“We found ourselves playing with minimalist textures in what feels like a new musical direction for us,” the band’s Liam O’Connell explains in press notes. “Lyricly [sic] it takes a look at the patriarchy, where ‘strong men don’t cry,’ instead we suppress emotions and vulnerability. I find myself yearning to step out of this paradigm, to become free to express the softness and vulnerabilities, that could be ‘the greatest escape on Earth.'”

Co-directed by by Liam O’Connell and Harrison James, the recently released video for “The Greatest Escape” is an anxious and uneasy fever dream that features the trio in hazmat suits superimposed and edited into a variety of urban settings. It’s trippy and nightmarish in a way that evokes our current Kafka-esque hell.

Aztek a rising Aalborg, Denmark-based prog rock act can trace their origins back to 2015. when the members of the band Benjamin Vestergaard (vocals), Michael Buchardt (drums), Rasmus Lykke (bass), Minik Lundblad (guitar) and Jeppe Søndergaard (guitar) —met and bonded over their shared interest and love of experimental rock and prog rock. And since their formation, the Aalborg-based has developed and honed an adventurous yet accessible sound, centered around traditional rock instrumentation, atmospheric synths and Vestergaard’s plaintive vocals, which helps to imbue their material with an achingly melancholy air.

The Danish quintet’s experimental and ambitious, full-length debut, 2016’s Dream Dealer, led to the band playing region’s biggest venues and festivals, including Way Up NorthNibe Festival and SPOT Festival. Building upon the momentum, the act released their sophomore album Perfect Imbalance in 2018. Over the past year, the members of Aztek have released a handful of attention-grabbing singles that included The Bends-era Radiohead-like  Darkest Hour and the Violent Light-era Milagres-like “I’ll Be Waiting,” which reportedly will appear on the act’s forthcoming EP This Is Not Who I Wanted To Be.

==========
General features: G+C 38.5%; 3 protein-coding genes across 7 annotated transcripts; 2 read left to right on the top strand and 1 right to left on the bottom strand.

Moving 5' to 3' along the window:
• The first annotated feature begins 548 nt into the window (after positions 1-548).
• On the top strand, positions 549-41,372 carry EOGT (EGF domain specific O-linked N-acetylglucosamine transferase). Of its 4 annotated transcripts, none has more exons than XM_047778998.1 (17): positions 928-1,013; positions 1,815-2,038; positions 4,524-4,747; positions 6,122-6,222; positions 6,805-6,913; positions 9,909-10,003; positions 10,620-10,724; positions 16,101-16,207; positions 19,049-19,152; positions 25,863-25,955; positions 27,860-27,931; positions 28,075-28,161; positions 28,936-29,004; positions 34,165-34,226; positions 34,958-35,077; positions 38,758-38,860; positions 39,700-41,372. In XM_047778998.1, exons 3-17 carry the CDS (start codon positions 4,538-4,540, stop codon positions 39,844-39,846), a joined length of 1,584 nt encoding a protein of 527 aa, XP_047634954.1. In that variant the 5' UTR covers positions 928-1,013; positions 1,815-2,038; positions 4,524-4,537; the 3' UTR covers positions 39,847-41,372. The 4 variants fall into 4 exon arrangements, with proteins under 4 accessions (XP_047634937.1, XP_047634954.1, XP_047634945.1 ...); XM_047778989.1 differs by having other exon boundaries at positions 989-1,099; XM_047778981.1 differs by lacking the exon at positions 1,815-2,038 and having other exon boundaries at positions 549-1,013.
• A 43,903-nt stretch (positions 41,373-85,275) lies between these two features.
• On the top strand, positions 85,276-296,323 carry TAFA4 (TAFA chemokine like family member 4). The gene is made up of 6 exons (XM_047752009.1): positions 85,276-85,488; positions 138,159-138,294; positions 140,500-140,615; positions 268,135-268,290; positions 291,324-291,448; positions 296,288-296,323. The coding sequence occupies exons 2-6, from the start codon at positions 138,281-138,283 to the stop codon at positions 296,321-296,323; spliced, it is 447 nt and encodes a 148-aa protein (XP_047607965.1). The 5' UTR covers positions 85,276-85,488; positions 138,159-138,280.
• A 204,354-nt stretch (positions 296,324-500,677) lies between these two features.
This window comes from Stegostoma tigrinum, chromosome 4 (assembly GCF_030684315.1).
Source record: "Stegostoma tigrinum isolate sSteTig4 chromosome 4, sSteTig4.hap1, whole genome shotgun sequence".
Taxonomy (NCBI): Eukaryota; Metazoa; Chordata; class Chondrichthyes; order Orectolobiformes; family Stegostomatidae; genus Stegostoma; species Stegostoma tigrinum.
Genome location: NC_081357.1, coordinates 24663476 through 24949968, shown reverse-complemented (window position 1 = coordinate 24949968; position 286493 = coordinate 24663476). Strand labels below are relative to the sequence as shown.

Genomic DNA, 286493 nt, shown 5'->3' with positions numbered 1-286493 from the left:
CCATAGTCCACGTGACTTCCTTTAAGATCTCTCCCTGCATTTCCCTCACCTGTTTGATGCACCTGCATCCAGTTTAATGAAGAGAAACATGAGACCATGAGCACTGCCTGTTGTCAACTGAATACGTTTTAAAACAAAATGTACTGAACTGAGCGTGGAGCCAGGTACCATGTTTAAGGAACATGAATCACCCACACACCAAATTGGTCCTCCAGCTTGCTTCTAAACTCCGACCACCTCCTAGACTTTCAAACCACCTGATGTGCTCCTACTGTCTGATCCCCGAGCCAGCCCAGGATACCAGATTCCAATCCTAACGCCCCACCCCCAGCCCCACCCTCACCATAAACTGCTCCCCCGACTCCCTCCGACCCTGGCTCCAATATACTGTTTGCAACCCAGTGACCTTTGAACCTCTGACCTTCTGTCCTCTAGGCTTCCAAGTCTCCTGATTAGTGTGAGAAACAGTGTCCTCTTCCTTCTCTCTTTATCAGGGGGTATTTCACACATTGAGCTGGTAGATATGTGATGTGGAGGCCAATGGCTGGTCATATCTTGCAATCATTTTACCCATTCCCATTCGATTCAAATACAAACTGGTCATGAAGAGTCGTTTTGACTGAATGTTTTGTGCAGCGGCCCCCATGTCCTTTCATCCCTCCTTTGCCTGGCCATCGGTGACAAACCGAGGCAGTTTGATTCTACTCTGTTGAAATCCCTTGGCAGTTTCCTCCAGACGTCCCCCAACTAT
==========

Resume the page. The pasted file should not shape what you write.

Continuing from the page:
Aztek’s latest single, the Anders Søndergaard-produced, “I Am Not Who I Wanted To Be (I.A.M.N.W.I.W.T.B.)” is a slow-burning and shimmering track, centered around a gorgeous melody and a soaring hook. While the track sonically reminds me of the brooding, pop atmospherics of JOVM mainstays Palace Winter. the track as the band explains is about losing yourself in a relationship.

“I have walked around in a dream I did not dare walk sup from again. A doze where it felt as if I was constantly one step behind myself, until I finally had to ask: Where did I get off?’ the band’s Benjamin Vestergaard says of the feelings that inspired the new single. Like its immediate predecessor, “I Am Not Who I Wanted To Be” was recorded remotely, as a result of pandemic-related restrictions.

Live Footage: Juana Molina Performs “Eras” at NRML Festival

Throughout the course of this site’s 10-plus year history, I’ve managed to spill quite a bit of virtual ink covering the Buenos Aires-born and based singer/songwriter, multi-instrumentalist, producer, actress and JOVM mainstay Juana Molina. Molina, who is the daughter of acclaimed of tango vocalist Horacio Molina and beloved actress Chunchuna Villafane, has led a rather interesting couple of lives. Much of her music career can be traced back to growing up in a intensely musical home: when she was five, her father taught her guitar and her mother introduced a young Molina to the family’s extensive record collection.